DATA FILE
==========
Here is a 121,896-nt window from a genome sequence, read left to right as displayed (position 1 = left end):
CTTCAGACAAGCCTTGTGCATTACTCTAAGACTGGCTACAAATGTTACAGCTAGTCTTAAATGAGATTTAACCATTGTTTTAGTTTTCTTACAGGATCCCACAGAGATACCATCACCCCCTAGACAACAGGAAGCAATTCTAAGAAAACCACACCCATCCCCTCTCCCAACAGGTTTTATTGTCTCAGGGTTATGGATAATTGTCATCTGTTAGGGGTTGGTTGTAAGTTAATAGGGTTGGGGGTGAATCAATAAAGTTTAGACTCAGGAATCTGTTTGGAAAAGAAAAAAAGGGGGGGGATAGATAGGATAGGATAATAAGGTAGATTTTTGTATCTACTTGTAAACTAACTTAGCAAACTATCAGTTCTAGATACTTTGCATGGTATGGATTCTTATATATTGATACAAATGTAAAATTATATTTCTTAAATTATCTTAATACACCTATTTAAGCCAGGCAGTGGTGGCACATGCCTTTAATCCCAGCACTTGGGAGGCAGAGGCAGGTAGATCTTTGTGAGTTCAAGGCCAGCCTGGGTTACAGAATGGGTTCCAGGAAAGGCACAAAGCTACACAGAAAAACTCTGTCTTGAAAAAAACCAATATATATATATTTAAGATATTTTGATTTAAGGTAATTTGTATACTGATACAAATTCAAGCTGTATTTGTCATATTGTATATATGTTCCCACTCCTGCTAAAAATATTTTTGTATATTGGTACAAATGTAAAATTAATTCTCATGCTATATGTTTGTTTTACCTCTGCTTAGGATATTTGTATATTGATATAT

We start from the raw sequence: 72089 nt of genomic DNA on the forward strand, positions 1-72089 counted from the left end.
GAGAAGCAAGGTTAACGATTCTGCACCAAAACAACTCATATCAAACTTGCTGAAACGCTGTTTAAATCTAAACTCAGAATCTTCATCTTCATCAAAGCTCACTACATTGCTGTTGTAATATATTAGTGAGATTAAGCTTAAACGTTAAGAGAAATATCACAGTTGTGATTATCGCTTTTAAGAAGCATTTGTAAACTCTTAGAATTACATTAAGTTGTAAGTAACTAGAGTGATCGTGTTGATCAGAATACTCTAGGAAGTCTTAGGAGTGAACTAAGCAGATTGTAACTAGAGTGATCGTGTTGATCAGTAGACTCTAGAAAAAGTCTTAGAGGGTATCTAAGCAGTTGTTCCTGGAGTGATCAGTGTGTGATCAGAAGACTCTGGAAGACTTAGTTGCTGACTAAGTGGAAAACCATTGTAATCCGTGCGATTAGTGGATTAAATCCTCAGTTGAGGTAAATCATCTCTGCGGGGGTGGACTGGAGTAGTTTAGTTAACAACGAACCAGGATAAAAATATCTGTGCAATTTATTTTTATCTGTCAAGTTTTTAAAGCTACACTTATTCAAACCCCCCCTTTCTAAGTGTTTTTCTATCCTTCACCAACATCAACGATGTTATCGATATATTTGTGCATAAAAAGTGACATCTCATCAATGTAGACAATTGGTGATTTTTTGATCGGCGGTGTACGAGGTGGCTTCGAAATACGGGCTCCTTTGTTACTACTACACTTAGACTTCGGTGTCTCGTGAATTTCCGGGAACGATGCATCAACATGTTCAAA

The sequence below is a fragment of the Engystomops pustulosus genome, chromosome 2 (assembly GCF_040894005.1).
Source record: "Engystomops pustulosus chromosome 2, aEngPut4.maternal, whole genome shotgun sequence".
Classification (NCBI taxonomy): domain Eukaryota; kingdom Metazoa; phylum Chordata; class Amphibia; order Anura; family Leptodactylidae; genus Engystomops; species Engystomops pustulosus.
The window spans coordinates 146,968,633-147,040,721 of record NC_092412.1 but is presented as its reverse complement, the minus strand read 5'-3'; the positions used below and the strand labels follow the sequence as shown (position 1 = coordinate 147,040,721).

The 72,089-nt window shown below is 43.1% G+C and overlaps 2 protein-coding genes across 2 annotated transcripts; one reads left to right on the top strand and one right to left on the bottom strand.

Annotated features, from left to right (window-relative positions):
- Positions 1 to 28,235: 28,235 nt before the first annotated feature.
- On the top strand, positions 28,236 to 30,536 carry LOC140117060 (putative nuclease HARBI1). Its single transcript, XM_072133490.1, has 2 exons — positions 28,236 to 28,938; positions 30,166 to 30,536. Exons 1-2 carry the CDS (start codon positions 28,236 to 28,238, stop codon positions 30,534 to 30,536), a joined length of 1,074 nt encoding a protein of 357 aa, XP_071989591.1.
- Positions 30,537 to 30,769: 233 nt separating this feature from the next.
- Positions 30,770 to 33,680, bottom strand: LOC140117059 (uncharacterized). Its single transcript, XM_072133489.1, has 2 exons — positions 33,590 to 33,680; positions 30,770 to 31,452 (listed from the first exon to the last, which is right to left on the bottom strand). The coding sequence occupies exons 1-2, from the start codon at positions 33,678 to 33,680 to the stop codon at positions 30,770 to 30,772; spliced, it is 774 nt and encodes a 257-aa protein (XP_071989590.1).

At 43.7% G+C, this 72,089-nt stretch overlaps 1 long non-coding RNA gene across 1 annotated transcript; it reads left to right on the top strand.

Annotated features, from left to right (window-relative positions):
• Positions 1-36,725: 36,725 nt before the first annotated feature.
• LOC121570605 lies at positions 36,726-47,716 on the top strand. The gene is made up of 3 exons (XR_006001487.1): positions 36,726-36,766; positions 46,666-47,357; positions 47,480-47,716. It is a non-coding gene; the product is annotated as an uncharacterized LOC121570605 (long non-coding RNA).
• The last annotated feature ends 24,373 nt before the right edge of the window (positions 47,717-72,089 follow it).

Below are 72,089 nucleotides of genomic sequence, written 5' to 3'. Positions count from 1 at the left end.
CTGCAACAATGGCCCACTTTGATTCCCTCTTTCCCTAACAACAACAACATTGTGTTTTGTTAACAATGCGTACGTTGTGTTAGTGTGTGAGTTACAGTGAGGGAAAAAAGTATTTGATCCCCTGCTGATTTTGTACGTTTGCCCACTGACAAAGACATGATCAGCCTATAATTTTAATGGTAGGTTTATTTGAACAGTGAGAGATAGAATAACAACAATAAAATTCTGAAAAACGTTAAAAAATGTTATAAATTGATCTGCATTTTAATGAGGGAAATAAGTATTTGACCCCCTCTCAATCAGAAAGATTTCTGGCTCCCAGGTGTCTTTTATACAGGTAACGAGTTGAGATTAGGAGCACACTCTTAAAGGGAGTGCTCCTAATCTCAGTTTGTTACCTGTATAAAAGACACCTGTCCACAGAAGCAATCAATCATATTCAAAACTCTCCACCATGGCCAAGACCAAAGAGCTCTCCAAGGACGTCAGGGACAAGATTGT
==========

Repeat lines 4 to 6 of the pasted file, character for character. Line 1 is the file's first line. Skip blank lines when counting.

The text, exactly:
GAGAAGCAAGGTTAACGATTCTGCACCAAAACAACTCATATCAAACTTGCTGAAACGCTGTTTAAATCTAAACTCAGAATCTTCATCTTCATCAAAGCTCACTACATTGCTGTTGTAATATATTAGTGAGATTAAGCTTAAACGTTAAGAGAAATATCACAGTTGTGATTATCGCTTTTAAGAAGCATTTGTAAACTCTTAGAATTACATTAAGTTGTAAGTAACTAGAGTGATCGTGTTGATCAGAATACTCTAGGAAGTCTTAGGAGTGAACTAAGCAGATTGTAACTAGAGTGATCGTGTTGATCAGTAGACTCTAGAAAAAGTCTTAGAGGGTATCTAAGCAGTTGTTCCTGGAGTGATCAGTGTGTGATCAGAAGACTCTGGAAGACTTAGTTGCTGACTAAGTGGAAAACCATTGTAATCCGTGCGATTAGTGGATTAAATCCTCAGTTGAGGTAAATCATCTCTGCGGGGGTGGACTGGAGTAGTTTAGTTAACAACGAACCAGGATAAAAATATCTGTGCAATTTATTTTTATCTGTCAAGTTTTTAAAGCTACACTTATTCAAACCCCCCCTTTCTAAGTGTTTTTCTATCCTTCACCAACATCAACGATGTTATCGATATATTTGTGCATAAAAAGTGACATCTCATCAATGTAGACAATTGGTGATTTTTTGATCGGCGGTGTACGAGGTGGCTTCGAAATACGGGCTCCTTTGTTACTACTACACTTAGACTTCGGTGTCTCGTGAATTTCCGGGAACGATGCATCAACATGTTCAAA

The sequence below is a fragment of the Engystomops pustulosus genome, chromosome 2 (assembly GCF_040894005.1).
Source record: "Engystomops pustulosus chromosome 2, aEngPut4.maternal, whole genome shotgun sequence".